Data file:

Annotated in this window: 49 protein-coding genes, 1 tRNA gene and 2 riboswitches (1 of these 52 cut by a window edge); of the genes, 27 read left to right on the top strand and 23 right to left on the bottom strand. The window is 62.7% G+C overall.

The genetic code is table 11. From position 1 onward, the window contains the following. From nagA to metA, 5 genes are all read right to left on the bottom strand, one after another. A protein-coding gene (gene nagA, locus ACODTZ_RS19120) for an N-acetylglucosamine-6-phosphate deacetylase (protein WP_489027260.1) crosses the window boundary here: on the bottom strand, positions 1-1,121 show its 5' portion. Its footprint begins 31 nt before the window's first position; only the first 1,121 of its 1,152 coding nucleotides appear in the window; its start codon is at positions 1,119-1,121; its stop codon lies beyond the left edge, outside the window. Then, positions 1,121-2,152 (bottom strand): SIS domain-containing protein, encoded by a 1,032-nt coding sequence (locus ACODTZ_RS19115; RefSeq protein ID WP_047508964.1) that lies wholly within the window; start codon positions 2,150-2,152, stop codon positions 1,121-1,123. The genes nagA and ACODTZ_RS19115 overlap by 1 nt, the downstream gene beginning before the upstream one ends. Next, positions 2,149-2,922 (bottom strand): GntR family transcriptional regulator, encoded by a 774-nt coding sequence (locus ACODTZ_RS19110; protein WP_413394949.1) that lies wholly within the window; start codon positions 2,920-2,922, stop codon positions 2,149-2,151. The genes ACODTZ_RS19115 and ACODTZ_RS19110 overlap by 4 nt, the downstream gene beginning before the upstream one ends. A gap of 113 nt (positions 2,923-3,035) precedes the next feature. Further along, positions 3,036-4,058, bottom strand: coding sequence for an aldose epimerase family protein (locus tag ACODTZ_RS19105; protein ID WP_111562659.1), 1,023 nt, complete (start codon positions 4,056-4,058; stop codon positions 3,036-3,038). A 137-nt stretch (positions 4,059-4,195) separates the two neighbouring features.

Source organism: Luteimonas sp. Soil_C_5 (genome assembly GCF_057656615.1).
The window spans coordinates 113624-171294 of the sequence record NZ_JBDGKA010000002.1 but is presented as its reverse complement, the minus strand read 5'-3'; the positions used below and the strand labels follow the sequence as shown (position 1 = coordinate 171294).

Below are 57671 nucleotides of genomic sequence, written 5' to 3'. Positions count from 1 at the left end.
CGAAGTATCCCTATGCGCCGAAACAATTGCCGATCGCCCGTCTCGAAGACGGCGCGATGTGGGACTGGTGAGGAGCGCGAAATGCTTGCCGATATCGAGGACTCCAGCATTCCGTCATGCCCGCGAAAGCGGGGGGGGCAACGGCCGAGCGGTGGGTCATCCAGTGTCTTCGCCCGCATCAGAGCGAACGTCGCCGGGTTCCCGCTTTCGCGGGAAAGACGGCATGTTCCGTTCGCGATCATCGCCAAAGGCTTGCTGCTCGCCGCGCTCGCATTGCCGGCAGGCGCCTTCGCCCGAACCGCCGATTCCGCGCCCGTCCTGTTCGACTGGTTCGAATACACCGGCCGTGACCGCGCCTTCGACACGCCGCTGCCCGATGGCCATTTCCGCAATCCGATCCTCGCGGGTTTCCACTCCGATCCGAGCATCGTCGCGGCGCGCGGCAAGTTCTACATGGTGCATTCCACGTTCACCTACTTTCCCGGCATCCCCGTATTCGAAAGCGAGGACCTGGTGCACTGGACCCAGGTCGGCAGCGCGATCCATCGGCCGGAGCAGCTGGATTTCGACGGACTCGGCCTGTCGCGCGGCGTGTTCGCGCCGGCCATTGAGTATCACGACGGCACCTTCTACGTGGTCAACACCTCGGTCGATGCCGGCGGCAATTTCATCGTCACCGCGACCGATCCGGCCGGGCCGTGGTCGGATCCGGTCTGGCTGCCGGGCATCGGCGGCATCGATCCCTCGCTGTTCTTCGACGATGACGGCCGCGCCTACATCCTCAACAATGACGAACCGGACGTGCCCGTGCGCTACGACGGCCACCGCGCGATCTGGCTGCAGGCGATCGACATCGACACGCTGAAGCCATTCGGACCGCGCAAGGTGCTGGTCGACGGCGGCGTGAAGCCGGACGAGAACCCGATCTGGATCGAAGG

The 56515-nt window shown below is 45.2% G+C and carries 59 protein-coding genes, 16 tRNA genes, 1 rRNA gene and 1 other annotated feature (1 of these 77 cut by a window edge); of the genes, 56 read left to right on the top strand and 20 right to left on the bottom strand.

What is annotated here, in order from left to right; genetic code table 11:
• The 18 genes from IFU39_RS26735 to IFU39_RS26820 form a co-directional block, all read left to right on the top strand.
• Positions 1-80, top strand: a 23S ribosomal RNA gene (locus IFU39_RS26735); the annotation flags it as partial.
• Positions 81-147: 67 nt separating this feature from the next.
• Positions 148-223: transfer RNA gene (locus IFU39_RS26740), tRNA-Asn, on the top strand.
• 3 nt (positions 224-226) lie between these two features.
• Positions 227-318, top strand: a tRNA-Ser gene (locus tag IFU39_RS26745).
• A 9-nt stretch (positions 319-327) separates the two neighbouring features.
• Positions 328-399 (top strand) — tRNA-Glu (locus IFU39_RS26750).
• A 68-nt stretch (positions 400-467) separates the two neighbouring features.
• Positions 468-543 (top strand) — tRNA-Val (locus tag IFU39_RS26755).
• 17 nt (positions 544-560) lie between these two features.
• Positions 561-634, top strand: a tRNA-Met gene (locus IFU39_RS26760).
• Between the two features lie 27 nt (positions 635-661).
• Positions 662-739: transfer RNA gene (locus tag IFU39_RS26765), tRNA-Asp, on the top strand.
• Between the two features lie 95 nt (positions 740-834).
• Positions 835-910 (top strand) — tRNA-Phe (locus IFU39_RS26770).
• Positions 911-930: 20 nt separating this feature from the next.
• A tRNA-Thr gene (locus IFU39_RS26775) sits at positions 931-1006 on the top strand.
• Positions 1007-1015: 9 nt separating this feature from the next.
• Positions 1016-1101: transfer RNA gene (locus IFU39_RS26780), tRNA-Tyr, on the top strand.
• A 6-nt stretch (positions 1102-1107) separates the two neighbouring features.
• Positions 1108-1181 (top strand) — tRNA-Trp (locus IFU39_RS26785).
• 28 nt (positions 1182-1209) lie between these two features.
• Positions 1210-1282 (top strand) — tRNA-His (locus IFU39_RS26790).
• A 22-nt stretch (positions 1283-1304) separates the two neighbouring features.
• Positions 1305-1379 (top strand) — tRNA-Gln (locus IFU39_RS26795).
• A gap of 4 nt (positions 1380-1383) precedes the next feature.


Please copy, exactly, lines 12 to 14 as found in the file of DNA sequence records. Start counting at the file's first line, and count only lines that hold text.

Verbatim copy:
• Positions 148-223: transfer RNA gene (locus IFU39_RS26740), tRNA-Asn, on the top strand.
• 3 nt (positions 224-226) lie between these two features.
• Positions 227-318, top strand: a tRNA-Ser gene (locus tag IFU39_RS26745).